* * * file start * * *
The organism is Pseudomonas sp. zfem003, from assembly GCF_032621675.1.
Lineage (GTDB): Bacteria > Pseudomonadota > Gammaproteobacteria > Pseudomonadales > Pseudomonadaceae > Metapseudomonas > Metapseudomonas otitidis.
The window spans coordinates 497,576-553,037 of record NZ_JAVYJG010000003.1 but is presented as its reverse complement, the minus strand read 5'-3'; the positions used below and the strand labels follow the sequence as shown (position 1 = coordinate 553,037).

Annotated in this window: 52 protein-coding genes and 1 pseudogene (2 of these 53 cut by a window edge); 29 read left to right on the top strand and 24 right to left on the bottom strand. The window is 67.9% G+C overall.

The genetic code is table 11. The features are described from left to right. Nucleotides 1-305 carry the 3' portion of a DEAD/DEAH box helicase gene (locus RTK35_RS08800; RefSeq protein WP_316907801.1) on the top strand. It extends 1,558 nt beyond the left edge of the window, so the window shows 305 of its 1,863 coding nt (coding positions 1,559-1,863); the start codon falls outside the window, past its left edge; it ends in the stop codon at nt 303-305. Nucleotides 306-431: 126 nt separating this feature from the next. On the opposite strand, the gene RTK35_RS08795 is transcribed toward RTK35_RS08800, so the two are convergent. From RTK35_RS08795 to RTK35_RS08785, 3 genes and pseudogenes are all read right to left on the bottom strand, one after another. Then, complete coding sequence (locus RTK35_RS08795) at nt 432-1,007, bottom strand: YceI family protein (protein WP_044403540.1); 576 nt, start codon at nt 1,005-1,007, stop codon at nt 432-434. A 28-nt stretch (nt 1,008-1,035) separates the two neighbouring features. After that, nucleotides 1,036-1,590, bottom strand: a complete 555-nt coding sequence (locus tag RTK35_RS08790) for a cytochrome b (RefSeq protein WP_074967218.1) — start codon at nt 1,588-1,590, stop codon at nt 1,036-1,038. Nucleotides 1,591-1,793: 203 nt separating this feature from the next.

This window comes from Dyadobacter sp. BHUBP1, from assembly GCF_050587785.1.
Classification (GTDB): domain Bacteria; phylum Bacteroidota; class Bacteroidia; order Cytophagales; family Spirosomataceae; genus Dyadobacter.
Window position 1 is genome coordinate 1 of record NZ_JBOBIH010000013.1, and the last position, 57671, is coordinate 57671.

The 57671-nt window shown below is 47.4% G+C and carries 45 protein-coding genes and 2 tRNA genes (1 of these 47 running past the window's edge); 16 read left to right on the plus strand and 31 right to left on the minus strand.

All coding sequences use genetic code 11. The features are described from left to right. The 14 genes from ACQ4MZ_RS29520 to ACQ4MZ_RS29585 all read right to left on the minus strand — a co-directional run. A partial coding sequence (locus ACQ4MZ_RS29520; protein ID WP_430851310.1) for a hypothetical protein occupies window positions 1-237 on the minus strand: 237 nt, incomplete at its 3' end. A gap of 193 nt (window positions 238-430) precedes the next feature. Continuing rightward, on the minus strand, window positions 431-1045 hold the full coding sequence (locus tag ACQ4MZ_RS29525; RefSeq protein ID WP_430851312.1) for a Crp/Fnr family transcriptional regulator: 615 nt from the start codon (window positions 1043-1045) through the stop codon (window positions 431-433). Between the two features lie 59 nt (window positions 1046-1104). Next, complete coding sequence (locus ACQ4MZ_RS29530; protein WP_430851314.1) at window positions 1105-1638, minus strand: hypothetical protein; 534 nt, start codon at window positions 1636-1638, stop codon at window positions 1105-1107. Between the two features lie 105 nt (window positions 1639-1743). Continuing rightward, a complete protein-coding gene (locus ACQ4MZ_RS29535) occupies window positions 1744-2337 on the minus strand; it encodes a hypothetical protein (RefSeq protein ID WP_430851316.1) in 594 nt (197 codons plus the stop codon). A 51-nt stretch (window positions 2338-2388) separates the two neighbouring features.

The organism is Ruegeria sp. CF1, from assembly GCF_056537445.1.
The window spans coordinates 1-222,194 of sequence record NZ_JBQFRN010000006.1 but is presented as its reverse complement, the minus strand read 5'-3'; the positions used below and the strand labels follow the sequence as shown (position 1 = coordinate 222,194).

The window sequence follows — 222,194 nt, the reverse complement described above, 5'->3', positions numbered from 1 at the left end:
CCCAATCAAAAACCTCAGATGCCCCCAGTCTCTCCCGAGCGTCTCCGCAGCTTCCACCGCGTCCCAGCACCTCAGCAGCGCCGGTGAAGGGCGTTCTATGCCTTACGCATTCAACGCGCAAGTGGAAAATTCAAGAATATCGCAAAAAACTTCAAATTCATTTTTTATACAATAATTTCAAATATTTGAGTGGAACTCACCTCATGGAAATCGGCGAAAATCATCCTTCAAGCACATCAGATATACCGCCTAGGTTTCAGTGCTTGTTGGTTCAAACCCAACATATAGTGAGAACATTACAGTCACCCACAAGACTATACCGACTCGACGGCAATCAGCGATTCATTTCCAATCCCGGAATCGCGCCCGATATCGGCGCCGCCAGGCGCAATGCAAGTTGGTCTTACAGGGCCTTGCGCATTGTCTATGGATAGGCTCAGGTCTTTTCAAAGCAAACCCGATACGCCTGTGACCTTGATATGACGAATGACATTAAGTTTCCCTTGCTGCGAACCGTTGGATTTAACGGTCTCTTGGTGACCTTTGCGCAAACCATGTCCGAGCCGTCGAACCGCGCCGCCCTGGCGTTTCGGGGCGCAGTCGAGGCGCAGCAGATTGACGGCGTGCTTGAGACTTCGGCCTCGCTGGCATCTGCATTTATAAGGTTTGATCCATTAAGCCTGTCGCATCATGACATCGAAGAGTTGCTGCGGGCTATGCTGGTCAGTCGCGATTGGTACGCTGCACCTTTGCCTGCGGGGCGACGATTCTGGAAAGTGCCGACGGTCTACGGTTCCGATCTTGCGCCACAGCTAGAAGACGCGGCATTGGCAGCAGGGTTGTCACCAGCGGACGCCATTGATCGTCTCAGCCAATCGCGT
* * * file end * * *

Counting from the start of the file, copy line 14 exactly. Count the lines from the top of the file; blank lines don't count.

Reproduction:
CCCAATCAAAAACCTCAGATGCCCCCAGTCTCTCCCGAGCGTCTCCGCAGCTTCCACCGCGTCCCAGCACCTCAGCAGCGCCGGTGAAGGGCGTTCTATGCCTTACGCATTCAACGCGCAAGTGGAAAATTCAAGAATATCGCAAAAAACTTCAAATTCATTTTTTATACAATAATTTCAAATATTTGAGTGGAACTCACCTCATGGAAATCGGCGAAAATCATCCTTCAAGCACATCAGATATACCGCCTAGGTTTCAGTGCTTGTTGGTTCAAACCCAACATATAGTGAGAACATTACAGTCACCCACAAGACTATACCGACTCGACGGCAATCAGCGATTCATTTCCAATCCCGGAATCGCGCCCGATATCGGCGCCGCCAGGCGCAATGCAAGTTGGTCTTACAGGGCCTTGCGCATTGTCTATGGATAGGCTCAGGTCTTTTCAAAGCAAACCCGATACGCCTGTGACCTTGATATGACGAATGACATTAAGTTTCCCTTGCTGCGAACCGTTGGATTTAACGGTCTCTTGGTGACCTTTGCGCAAACCATGTCCGAGCCGTCGAACCGCGCCGCCCTGGCGTTTCGGGGCGCAGTCGAGGCGCAGCAGATTGACGGCGTGCTTGAGACTTCGGCCTCGCTGGCATCTGCATTTATAAGGTTTGATCCATTAAGCCTGTCGCATCATGACATCGAAGAGTTGCTGCGGGCTATGCTGGTCAGTCGCGATTGGTACGCTGCACCTTTGCCTGCGGGGCGACGATTCTGGAAAGTGCCGACGGTCTACGGTTCCGATCTTGCGCCACAGCTAGAAGACGCGGCATTGGCAGCAGGGTTGTCACCAGCGGACGCCATTGATCGTCTCAGCCAATCGCGT